When physical-education teacher Rebecca Flood was assigned to teach dance to junior high students, she knew how to square dance, but that was pretty much it when it came to cutting a rug.
“We’re talking zero,” the 30-year Wyoming Public Schools veteran said with a laugh about her skill level.
Now, three years later, laid-back cha-cha sliding, funny wobbling and some serious tango-ing are on the docket in Flood’s popular class. She leads Wyoming Junior High eighth- and ninth-graders in everything from the cupid shuffle to the Mexican hat dance, with many steps in between.
“They like to dance,” she said of her three hours of dance students, now numbering 90. She started with 22 students her first year. “I love to see the light bulb go on with the confidence boost.”
The students spent a recent class performing two-minute dances, self-choreographed in groups, using balls as props to the 1986 song “Eye of the Tiger” by Survivor. Between movements they mixed in layups on the gymnasium basketball hoop, acrobatics, and dribbled or tossed their balls to the lyrics: “It’s the eye of the tiger; it’s the thrill of the fight. Risin’ up to the challenge of our rivals.”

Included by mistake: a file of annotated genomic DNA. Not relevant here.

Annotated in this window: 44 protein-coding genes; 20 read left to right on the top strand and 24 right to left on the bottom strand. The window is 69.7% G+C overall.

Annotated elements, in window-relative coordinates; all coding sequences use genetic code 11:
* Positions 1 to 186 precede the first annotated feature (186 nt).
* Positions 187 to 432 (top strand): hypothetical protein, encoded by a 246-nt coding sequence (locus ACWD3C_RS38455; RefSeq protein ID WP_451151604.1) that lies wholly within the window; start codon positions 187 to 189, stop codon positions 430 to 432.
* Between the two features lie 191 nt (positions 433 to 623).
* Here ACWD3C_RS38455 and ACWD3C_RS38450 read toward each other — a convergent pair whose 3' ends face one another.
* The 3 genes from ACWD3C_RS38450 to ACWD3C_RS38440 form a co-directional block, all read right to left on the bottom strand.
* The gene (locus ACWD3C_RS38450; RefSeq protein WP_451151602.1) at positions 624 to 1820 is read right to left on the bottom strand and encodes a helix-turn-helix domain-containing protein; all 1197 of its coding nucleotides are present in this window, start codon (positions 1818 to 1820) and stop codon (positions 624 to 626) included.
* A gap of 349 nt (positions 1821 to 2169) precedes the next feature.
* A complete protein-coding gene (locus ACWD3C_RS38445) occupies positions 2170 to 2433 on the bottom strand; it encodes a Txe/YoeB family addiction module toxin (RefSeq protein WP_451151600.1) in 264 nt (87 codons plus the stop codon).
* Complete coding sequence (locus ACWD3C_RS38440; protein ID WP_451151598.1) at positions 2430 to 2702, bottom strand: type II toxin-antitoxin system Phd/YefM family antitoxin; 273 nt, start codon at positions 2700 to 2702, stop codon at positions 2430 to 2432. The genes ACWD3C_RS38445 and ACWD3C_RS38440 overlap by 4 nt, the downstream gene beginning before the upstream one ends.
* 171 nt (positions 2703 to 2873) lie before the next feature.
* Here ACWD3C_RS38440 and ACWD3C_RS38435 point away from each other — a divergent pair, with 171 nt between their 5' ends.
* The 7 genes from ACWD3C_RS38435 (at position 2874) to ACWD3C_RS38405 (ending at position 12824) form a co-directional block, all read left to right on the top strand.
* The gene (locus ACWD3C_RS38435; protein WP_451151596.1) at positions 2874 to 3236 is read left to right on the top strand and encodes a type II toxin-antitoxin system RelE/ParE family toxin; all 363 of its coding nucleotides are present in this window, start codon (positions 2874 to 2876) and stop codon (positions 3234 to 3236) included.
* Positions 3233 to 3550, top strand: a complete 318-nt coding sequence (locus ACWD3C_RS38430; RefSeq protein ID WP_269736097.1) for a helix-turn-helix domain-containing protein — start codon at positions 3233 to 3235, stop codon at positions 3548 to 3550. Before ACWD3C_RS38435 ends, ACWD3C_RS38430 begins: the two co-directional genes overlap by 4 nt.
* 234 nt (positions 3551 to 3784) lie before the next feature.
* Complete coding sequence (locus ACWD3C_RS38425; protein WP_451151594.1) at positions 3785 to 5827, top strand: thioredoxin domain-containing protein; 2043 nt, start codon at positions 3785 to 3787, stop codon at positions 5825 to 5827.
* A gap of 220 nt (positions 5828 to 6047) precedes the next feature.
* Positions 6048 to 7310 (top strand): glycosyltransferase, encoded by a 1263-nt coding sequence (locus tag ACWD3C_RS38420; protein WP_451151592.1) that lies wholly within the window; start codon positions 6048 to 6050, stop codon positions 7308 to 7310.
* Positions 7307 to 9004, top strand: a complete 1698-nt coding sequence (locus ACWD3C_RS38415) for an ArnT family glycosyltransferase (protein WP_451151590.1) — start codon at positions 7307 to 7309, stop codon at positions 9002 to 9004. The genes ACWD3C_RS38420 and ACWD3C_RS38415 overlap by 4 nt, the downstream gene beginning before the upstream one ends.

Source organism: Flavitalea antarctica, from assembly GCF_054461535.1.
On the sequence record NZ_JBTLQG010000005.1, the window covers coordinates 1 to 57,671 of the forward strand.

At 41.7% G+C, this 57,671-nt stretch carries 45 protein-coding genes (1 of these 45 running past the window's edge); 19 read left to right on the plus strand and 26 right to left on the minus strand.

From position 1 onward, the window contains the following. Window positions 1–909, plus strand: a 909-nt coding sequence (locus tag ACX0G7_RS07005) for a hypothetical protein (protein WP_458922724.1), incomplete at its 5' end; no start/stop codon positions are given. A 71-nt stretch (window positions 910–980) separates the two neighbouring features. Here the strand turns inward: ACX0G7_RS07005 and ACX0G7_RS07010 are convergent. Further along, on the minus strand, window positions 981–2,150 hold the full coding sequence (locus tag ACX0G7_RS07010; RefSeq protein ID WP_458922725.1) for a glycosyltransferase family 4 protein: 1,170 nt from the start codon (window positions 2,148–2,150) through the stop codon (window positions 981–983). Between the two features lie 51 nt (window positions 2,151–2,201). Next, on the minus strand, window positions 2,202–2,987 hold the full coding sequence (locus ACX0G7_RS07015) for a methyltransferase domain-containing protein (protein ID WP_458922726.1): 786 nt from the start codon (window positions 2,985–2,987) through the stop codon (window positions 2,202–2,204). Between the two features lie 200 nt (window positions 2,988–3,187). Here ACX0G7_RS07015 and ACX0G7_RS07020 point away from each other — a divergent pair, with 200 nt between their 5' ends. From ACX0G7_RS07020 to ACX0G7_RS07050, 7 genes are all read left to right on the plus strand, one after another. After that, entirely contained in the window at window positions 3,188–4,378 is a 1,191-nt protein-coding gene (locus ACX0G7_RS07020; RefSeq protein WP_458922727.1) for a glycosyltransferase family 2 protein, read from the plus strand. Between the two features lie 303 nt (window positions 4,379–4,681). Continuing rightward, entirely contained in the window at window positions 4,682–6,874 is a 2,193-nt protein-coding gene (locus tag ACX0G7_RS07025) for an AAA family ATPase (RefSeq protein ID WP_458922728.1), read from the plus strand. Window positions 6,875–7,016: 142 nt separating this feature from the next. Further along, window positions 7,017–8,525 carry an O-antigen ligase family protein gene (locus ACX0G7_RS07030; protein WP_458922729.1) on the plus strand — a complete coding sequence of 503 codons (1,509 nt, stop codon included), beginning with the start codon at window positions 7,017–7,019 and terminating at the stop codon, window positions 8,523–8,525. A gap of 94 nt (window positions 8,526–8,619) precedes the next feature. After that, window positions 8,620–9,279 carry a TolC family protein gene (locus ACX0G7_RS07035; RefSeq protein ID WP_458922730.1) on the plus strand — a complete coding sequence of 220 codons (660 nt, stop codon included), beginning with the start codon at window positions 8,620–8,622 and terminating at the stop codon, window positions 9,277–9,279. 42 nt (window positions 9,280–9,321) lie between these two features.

“I love seeing the dances when they do become something from nothing,” Flood said, pointing out positives in each dance like good creativity and great teamwork.
After lots of laughter and critiquing each others’ moves, students lined up to expertly “slide to the left, slide to the right. Take it back now, y’all” during the catchy cha-cha slide.
No Wallflowers Here
Freshman Daniel Pedraza said he signed up for the elective class because he hoped it would give him the courage to get out on the dance floor and stand up boldly for school presentations.
“I’m shy,” Daniel said. “I don’t like going in front of my class and performing. This will get my confidence up. Plus, you’re exercising and learning a fun activity at the same time, so it’s a win-win.”
For Flood, teaching dance required stepping out of her own comfort zone. To prepare for the course, she has taken classes at the Social Club of Grand Rapids to learn the rumba, salsa and other ballroom dances. She’s also taken classes at Wyoming Community Education. “Really, to teach is to learn,” she said.
For most of the students, the class is an introduction to dance. The schedule includes hip-hop, choreography, folk dance, country line dancing and ballroom. The Davenport University Dance Team and professional dancers visit as guest teachers.
Eighth-grade student Zachary Fry said he’d have the chance to dance at events and wants to be ready.
“I want to be a better dancer so I can go to a quinceanera (a Mexican birthday celebration) and dance. If I go out with my friends, I’m not sitting in the corner,” Zachary said.
Ninth-grader Celeste Fales said she wanted to develop her skills.
“I want to learn new dances and boost my confidence,” she said. “I can learn choreography.”